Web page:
The collective jaws of the public recently dropped when an Associated Press (AP) report came out claiming the "medical benefits of flossing unproven."
This year, without fanfare, the U.S. government removed flossing from its Dietary Guidelines for Americans, issued every five years. The feds acknowledged in a letter to the AP that it had never researched the effectiveness of flossing, as required for the guidelines. Further, the AP looked at 25 research studies that compared the use of the toothbrush alone to floss-and-toothbrush combo use. "The findings? The evidence for flossing is 'weak, very unreliable,' of 'very low' quality, and carries 'a moderate to large potential for bias,'" wrote reporter Jeff Donn.
So what's the deal, assorted dental associations? Why do you keep recommending this practice? Are you trying to pull the floss over our eyes, or what? Before you scream "right-wing conspiracy," take a moment to ponder some good old-fashioned common sense. From the dentists.
"It was so obvious centuries ago that flossing is necessary to help clean the teeth that it didn't take research to prove it," explains Ronald Goldstein, D.D.S., cosmetic dentistry pioneer and author of "Change Your Smile." "They're saying there are not sufficient long-term results with the flossing, there's no evidence to support it, but logic takes over sometimes from lack of evidential research."
"I was surprised over all the fuss over this [AP report]," says Matthew Messina, D.D.S., consumer adviser to the American Dental Association (ADA). "The dietary guidelines removing flossing actually kind of make sense. Floss is not a food or drug. I don't need federal guidelines to include flossing."
But the American Dental Association (ADA) has not changed its position on flossing every day. "From the dental association perspective we've been advocating for flossing since 1908, long before it was cool to be advocating prevention," says Messina. "So, the landmark study on dental flossing has never been done because everybody has been convinced that it's one of the pillars [of good dental hygiene]." (The others, he says, are brushing, healthy diet and regular trips to the dentist).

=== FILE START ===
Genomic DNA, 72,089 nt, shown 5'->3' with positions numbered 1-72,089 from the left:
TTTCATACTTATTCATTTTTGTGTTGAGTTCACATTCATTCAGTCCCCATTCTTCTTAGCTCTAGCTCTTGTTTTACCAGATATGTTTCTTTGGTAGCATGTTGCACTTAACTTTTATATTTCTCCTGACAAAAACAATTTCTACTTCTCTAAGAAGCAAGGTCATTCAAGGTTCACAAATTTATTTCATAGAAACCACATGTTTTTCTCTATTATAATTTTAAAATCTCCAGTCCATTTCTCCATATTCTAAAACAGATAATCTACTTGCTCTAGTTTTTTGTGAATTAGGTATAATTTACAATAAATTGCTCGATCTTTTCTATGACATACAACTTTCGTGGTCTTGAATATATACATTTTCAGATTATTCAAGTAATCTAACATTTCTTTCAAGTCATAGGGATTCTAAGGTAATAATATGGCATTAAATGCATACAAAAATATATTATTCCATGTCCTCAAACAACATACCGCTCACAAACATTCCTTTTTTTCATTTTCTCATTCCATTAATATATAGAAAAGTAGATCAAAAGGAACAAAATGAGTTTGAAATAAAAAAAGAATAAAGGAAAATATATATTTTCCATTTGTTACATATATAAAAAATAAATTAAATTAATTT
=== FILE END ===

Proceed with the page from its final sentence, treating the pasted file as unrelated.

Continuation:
Both Drs. Goldstein and Messina agree that flossing hits those sweet spots that even the best tooth-brushers fail to access. "I would like to know how without flossing they're going to remove pieces of food from between the teeth," Goldstein says. "What's interesting is if the person just uses the toothbrush and then uses floss they'll see what they didn't remove with the toothbrush. It's virtually impossible to remove all of the areas of food breakdown, especially in tight contacts."
This is a big deal because food left to simmer and stew in between the teeth will eventually turn acidic and attack the sides of the teeth. "That's the more frequent place we see decay," he says. Failure to floss can result in numerous nasty scenarios, including bad breath, gingivitis (inflammation of the gums), plaque, tartar, cavities and even eventual bone breakdown.
An uptick in good hygiene practices is credited with better lifelong dental health. "Two decades ago most people passed away earlier with dentures or missing teeth, and now most, if not all, will have natural teeth at the end of the finish line," Messina says.
So are dental professionals concerned about how this report will impact their clients? "I can't conceive of any patient who's been flossing all of a sudden stopping because of this report," Goldstein says. Indeed, the Department of Health and Human Services continues to recommend flossing.
"I don't think anybody is ready to throw out 60 years of success on one report that certainly didn't say there was anything dangerous about flossing," Messina says, adding, "If all of this attention about flossing gets people to think about it and talk to their own dentist about it, then maybe some good can come out of this."